General privacy and publicity rights, available in some form in all states, do not restrict the use of private information for marketing purposes.  The prohibitions against wrongful intrusion, public disclosure of embarrassing private facts, false light and wrongful appropriation of one’s likeness or voice, which are so familiar to lawyers in the entertainment industry, have not, provided the personal information was not obtained via a wrongful intrusion, been construed to restrict marketers from using personal information of individuals to market to those individuals.

SinceGLBand HIPAA became law, other acts have been enacted that do apply to Operators of entertainment websites.  Those acts are:

(A)       The Children’s Online Privacy Protection Act of 1998, which became effective onApril 21, 2000;

(B)       The California Security Breach Notification Act, which became effective onJuly 1, 2003;

(C)       The California Online Privacy Protection Act, which became effective onJuly 1, 2004; and

(D)       The California Information-Sharing Disclosure Act, which became effective onJanuary 1, 2005.

Each of the above are addressed separately below.

II.  Children’s Online Privacy Protection Act of 1998

The Children’s Online Privacy Protection Act (“COPPA”) imposes obligations on the Operators of websites that are operated for commercial purposes and are directed to children or where the Operator has actual knowledge that personal information is being collected from children under 13.  The obligations that COPPA imposes on websites that are directed to or which collect information from children (with respect to the collection of information from such children who are residents of the United States) are very similar to the requirements that apply to website Operators with any presence in countries of the European Union with respect to both children and adults who are residents of any countries of the European Union.  Important points concerning the Children’s Online Privacy Protection Act, include:

(A)       The term “child” means an individual under the age of thirteen.

(B)       The act purports to apply to any website, wherever located, that collects information from children who reside in theUnited States.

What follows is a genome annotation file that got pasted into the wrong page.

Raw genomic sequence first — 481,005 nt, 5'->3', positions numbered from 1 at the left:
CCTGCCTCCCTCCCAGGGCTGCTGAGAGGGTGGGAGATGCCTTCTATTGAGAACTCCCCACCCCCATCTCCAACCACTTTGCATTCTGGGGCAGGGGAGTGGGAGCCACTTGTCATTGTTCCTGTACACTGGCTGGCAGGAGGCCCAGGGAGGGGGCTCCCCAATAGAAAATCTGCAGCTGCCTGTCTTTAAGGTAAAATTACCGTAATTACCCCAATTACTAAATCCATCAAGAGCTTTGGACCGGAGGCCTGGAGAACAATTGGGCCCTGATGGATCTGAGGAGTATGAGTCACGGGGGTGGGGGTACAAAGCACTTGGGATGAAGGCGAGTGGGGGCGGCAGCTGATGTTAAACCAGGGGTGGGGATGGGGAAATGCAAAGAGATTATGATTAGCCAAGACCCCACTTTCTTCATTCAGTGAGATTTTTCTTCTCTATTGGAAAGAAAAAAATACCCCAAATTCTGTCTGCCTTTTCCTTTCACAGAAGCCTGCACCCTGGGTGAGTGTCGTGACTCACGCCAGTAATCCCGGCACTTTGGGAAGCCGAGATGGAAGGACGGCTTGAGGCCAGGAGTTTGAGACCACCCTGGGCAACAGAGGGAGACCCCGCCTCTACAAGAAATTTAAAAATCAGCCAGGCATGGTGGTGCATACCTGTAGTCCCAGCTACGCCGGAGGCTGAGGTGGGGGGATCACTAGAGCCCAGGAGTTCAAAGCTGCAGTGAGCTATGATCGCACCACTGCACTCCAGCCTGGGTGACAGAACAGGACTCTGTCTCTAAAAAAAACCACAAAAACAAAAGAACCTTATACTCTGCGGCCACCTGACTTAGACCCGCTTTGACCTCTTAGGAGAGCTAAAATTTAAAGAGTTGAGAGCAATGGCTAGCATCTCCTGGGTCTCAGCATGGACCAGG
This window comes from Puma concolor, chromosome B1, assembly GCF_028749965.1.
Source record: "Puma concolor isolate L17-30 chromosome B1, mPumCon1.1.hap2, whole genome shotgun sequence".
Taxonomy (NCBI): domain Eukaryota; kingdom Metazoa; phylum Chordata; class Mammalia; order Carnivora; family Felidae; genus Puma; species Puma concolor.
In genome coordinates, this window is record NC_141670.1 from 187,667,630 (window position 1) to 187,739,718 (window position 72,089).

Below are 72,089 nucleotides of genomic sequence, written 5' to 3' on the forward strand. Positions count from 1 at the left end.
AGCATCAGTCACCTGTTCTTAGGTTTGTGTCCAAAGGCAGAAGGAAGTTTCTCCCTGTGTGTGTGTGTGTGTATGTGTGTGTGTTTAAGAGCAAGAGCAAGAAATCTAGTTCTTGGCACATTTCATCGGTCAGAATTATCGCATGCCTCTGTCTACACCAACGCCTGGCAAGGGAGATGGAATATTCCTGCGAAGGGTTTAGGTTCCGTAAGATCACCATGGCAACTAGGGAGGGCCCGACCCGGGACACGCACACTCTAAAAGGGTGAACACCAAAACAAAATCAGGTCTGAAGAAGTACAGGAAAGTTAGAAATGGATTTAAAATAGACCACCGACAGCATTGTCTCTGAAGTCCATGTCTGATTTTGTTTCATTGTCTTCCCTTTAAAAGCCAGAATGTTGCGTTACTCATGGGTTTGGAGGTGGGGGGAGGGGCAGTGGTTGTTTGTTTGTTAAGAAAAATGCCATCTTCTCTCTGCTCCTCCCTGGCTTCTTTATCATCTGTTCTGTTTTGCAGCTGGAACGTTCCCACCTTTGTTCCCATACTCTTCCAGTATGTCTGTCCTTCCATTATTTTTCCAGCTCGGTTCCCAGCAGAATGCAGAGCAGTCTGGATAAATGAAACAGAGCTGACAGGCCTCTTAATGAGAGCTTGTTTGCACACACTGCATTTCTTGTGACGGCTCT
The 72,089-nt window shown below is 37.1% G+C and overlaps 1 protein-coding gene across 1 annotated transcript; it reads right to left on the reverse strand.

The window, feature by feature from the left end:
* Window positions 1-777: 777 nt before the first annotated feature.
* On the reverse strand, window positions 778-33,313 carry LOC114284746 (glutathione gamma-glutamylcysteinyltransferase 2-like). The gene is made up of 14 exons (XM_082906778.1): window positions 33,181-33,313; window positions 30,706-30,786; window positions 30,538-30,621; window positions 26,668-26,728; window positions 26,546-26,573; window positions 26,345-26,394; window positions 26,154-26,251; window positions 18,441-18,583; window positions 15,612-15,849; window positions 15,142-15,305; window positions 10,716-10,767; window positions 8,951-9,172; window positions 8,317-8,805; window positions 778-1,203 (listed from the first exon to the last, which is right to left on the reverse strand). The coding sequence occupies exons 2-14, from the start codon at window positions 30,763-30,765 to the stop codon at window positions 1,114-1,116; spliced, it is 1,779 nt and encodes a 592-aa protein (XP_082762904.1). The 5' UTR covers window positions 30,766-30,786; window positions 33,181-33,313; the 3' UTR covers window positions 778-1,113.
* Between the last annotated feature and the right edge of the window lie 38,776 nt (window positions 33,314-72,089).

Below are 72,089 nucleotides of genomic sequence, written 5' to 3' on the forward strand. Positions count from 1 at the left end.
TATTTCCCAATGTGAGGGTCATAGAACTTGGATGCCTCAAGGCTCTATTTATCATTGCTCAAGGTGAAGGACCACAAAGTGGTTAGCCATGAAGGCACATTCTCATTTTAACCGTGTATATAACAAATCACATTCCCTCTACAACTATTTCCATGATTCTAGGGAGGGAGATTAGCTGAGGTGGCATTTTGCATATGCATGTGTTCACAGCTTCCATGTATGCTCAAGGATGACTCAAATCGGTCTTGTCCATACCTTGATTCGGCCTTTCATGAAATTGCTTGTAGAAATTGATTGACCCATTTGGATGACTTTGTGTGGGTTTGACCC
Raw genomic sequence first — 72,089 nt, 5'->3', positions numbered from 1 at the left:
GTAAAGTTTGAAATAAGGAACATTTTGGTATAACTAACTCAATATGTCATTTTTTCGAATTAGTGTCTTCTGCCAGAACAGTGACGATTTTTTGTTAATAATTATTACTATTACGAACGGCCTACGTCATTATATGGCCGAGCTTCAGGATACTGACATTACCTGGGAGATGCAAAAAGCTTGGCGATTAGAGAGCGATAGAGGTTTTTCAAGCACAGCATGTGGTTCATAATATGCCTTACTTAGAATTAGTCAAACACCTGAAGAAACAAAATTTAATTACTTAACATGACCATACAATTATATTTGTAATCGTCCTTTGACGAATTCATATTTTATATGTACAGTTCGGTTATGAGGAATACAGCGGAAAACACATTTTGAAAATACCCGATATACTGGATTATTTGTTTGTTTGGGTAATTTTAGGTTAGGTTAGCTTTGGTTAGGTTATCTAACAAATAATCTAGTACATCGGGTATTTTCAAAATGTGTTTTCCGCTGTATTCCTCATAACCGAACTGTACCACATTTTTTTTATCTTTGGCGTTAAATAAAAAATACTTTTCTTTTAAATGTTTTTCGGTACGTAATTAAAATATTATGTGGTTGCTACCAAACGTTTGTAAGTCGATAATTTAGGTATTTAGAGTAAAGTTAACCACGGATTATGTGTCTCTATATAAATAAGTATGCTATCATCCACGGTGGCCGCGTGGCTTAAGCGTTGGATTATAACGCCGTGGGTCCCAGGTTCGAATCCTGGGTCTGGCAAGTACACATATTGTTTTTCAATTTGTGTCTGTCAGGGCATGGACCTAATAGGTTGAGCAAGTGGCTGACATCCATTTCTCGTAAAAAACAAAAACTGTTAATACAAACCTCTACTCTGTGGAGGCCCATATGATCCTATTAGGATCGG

(C)       The personal information that is the subject of the act includes:

(i)         A first name and last name;

(ii)        A home or other physical address;

(iii)       Any email address;

(iv)       A telephone number;

(v)        A social security number;

(vi)       Any other identifier that the Federal Trade Commission determines permits the physical or online contacting of a specific individual; or

(vii)      Information concerning a child or parents of that child that is combined with an identifier described above.

(D)       The Operator is required to post a privacy policy on the home page of the website, and a link to the privacy policy everywhere personal information is collected, that provides:

(i)         What information is collected from children by the Operator;

(ii)        Describes how the Operator uses such information;

(iii)       Describes to what individuals and/or entities the Operator discloses private information and what such information is disclosed,

(iv)       Obtain parental consent that the child may use the website and provide the data required in one of two formats:

(a)       If the information will be used by the Operator, but not disclosed to others, among other methods, the Operator may obtain consent by receiving an email from the supposed parent’s email address and confirming receipt by sending a reply email to the same address.  Of course there is no guarantee that the original email was sent by, or the responding email was sent to, the parent.  Although the younger the child, and therefore the more concern there may be, the less likely that the child would pretend to be the parent; and

(b)       Where the children’s data may be disclosed to third parties, more credible evidence of authorization is required such as the providing of a credit card number of the supposed parent.

(v)        For the parent, there should be the ability to view the information obtained from that parent’s child and also correct such information and/or prohibit the Operator from continuing to hold that information.  The information may be provided by any reasonable means by which the parent’s signature can be verified, including having the parent mail the request for the information along with a form signed by the parent.  The Operator may then send the information back to the parent by mail which is much less onerous for smaller Operators of kid-oriented websites than to provide passwords allowing the parents to go in and access the information themselves online.

(E)       The Operator may not require the providing of any information concerning a child under thirteen that is not reasonably required for the purpose for which the child is providing such information.

(F)       The privacy policy posted on the website must be “clearly and understandably written, be complete, and must contain no unrelated, confusing or contradictory terms.”

The Operator of each and every website that is directed to children under thirteen, or knowingly obtains information from any child under thirteen, must comply with this act.  Both the Federal Trade Commission and the individual states may enforce the provisions of this act.  According to the FTC website (see http://www.ftc.gov/), the Federal Trade Commission recently settled violations of COPPA by imposing penalties of $75,000 and $400,000 respectively, where the Act had apparently not been followed, against two well-known companies.  The information that those companies had collected online indicated that the children providing the information were under thirteen years of age and no privacy policy in compliance with the Act had been posted.